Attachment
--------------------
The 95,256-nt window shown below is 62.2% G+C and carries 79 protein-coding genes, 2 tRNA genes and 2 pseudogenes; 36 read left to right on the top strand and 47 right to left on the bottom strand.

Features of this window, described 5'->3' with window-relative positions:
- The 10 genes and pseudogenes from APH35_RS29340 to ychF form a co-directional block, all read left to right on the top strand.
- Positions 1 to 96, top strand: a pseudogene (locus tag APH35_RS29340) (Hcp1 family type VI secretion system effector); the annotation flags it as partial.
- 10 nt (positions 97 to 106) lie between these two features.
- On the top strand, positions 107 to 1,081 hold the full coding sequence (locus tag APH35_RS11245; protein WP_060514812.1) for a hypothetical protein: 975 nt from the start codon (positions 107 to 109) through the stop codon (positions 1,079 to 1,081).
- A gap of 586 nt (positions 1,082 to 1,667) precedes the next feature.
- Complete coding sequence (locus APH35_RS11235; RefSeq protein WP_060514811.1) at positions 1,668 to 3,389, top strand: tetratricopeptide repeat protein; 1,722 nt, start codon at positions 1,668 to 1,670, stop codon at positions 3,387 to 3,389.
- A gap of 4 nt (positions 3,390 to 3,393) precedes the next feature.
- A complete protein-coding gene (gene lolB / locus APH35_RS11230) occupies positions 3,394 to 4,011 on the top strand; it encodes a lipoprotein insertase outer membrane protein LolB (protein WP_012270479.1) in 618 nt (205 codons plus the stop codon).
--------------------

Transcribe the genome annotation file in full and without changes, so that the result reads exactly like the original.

The 95,256-nt window shown below is 62.2% G+C and carries 79 protein-coding genes, 2 tRNA genes and 2 pseudogenes; 36 read left to right on the top strand and 47 right to left on the bottom strand.

Features of this window, described 5'->3' with window-relative positions:
- The 10 genes and pseudogenes from APH35_RS29340 to ychF form a co-directional block, all read left to right on the top strand.
- Positions 1 to 96, top strand: a pseudogene (locus tag APH35_RS29340) (Hcp1 family type VI secretion system effector); the annotation flags it as partial.
- 10 nt (positions 97 to 106) lie between these two features.
- On the top strand, positions 107 to 1,081 hold the full coding sequence (locus tag APH35_RS11245; protein WP_060514812.1) for a hypothetical protein: 975 nt from the start codon (positions 107 to 109) through the stop codon (positions 1,079 to 1,081).
- A gap of 586 nt (positions 1,082 to 1,667) precedes the next feature.
- Complete coding sequence (locus APH35_RS11235; RefSeq protein WP_060514811.1) at positions 1,668 to 3,389, top strand: tetratricopeptide repeat protein; 1,722 nt, start codon at positions 1,668 to 1,670, stop codon at positions 3,387 to 3,389.
- A gap of 4 nt (positions 3,390 to 3,393) precedes the next feature.
- A complete protein-coding gene (gene lolB / locus APH35_RS11230) occupies positions 3,394 to 4,011 on the top strand; it encodes a lipoprotein insertase outer membrane protein LolB (protein WP_012270479.1) in 618 nt (205 codons plus the stop codon).